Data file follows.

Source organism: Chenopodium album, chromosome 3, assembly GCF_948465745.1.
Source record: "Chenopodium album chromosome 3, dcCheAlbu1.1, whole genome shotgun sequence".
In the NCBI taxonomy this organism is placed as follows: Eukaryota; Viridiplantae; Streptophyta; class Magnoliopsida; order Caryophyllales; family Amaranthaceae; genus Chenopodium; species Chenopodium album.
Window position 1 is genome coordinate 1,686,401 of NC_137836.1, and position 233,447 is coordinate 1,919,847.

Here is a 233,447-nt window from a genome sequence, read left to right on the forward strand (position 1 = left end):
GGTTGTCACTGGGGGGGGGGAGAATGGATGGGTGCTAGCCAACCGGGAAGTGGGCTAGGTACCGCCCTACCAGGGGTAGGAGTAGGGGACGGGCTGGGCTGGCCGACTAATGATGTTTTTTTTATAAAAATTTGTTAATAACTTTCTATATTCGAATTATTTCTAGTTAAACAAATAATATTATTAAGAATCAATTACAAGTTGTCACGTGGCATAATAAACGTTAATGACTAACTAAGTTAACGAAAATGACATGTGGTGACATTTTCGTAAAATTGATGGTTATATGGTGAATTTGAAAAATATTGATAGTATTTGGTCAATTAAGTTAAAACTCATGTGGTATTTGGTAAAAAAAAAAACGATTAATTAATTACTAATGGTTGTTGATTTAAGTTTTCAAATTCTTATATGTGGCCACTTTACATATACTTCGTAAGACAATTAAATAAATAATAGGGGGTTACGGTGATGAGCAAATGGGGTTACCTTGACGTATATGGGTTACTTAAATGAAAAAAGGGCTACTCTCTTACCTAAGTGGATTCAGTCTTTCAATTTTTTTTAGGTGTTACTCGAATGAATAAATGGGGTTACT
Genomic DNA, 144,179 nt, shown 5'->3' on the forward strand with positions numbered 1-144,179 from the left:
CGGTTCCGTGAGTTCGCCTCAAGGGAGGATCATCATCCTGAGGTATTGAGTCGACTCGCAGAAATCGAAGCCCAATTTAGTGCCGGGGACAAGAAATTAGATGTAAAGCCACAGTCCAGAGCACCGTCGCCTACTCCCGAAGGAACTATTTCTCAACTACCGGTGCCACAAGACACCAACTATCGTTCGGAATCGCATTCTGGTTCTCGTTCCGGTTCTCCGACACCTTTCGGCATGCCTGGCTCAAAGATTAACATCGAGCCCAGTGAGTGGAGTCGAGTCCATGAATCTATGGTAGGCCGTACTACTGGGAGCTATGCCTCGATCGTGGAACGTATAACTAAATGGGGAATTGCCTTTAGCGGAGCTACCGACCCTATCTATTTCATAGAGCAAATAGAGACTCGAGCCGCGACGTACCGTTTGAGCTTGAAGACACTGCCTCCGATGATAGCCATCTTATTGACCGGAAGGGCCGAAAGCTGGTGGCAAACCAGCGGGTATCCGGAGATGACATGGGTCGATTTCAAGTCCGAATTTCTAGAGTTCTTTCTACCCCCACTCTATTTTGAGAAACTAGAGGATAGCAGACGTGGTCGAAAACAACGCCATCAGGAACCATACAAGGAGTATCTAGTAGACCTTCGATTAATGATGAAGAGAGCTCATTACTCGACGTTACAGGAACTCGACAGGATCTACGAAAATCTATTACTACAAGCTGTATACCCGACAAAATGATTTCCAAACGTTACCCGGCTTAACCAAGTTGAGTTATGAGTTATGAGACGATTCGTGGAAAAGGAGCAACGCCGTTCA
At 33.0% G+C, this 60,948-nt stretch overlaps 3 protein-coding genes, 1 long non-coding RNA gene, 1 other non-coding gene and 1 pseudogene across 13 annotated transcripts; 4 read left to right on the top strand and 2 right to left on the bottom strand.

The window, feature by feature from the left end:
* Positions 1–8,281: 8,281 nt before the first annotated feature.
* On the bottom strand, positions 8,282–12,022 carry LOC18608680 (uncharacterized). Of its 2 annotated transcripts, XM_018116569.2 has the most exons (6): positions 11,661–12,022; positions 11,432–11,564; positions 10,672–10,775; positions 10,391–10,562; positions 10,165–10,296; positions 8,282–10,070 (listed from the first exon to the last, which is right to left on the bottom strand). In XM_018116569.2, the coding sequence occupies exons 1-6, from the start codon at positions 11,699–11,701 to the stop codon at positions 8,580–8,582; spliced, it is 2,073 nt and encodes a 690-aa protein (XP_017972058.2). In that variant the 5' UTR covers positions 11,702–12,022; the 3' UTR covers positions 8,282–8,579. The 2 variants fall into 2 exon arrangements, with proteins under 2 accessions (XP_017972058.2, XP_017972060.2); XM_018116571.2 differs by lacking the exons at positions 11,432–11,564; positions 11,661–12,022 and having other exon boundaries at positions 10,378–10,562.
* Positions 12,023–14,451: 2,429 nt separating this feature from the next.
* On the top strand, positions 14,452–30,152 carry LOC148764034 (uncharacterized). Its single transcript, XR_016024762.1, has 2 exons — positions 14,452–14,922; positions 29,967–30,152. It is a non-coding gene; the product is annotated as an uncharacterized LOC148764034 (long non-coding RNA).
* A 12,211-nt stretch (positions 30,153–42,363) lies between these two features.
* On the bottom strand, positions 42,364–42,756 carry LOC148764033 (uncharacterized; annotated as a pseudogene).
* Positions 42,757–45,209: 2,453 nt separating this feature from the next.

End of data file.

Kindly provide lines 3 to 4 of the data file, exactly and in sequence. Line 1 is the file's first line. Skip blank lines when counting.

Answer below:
In the NCBI taxonomy this organism is placed as follows: Eukaryota; Viridiplantae; Streptophyta; class Magnoliopsida; order Caryophyllales; family Amaranthaceae; genus Chenopodium; species Chenopodium album.
Window position 1 is genome coordinate 1,686,401 of NC_137836.1, and position 233,447 is coordinate 1,919,847.